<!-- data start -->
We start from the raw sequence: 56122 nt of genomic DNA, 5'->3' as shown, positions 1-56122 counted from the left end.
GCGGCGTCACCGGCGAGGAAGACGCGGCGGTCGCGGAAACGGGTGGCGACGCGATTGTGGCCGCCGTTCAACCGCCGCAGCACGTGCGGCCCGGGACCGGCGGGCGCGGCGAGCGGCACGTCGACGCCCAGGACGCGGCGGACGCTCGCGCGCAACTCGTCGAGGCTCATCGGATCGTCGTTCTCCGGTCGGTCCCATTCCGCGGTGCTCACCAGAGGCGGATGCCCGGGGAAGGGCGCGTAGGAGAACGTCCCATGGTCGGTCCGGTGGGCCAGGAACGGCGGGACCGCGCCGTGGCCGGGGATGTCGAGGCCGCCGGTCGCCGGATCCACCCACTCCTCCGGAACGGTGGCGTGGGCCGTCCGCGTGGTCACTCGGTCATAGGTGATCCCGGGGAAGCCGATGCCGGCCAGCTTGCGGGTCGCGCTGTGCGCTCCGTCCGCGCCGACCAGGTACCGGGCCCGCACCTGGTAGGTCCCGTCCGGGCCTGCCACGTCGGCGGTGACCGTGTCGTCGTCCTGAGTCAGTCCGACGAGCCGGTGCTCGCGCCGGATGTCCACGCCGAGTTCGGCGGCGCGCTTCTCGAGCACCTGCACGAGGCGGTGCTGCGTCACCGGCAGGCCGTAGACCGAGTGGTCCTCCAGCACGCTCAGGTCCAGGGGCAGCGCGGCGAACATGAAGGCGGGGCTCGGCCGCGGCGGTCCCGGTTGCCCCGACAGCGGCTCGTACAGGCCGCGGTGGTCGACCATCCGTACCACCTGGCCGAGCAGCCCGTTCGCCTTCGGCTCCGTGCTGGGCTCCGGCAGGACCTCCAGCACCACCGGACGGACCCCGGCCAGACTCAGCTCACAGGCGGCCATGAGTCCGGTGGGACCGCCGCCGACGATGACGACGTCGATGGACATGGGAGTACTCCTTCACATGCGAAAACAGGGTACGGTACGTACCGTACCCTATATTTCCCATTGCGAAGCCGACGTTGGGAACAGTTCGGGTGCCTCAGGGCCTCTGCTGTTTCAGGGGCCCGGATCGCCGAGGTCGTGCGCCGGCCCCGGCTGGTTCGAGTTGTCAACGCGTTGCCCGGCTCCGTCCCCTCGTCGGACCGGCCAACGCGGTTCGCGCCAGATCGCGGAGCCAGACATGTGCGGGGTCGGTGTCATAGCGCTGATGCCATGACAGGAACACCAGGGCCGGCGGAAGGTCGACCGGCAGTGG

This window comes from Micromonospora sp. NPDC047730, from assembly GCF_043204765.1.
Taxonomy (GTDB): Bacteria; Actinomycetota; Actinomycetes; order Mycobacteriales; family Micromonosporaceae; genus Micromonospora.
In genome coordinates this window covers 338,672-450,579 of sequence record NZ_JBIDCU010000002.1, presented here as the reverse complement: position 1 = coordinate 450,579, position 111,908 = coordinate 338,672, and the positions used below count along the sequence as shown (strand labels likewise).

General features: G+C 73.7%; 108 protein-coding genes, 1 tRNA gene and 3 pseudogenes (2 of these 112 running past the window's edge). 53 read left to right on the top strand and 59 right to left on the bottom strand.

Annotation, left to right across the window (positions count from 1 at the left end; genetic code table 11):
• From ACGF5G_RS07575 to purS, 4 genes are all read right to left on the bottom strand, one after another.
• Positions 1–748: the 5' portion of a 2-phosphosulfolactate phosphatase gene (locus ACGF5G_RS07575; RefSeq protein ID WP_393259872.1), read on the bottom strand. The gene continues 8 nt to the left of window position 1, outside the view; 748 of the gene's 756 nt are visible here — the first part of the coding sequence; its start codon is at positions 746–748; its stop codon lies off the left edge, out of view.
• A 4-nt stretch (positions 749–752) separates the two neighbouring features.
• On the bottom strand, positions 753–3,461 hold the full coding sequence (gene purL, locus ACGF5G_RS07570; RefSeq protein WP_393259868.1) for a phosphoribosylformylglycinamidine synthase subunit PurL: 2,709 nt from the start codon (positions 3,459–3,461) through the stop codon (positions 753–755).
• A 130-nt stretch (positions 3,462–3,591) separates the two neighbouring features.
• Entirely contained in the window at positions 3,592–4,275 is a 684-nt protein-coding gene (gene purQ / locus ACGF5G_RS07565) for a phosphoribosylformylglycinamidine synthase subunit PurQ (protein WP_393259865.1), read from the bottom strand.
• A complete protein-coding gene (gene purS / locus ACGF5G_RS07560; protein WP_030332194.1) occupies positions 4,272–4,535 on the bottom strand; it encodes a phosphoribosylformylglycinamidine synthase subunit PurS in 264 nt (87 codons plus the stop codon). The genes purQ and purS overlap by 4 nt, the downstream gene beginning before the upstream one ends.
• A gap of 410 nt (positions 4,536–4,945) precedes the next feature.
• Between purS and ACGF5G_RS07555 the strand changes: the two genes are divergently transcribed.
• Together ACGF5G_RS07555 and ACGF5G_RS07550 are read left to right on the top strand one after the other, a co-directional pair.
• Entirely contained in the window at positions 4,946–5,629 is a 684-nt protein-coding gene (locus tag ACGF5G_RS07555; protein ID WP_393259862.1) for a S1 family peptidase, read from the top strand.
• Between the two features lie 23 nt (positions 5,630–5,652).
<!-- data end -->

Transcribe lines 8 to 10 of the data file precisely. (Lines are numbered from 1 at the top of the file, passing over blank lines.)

• From ACGF5G_RS07575 to purS, 4 genes are all read right to left on the bottom strand, one after another.
• Positions 1–748: the 5' portion of a 2-phosphosulfolactate phosphatase gene (locus ACGF5G_RS07575; RefSeq protein ID WP_393259872.1), read on the bottom strand. The gene continues 8 nt to the left of window position 1, outside the view; 748 of the gene's 756 nt are visible here — the first part of the coding sequence; its start codon is at positions 746–748; its stop codon lies off the left edge, out of view.
• A 4-nt stretch (positions 749–752) separates the two neighbouring features.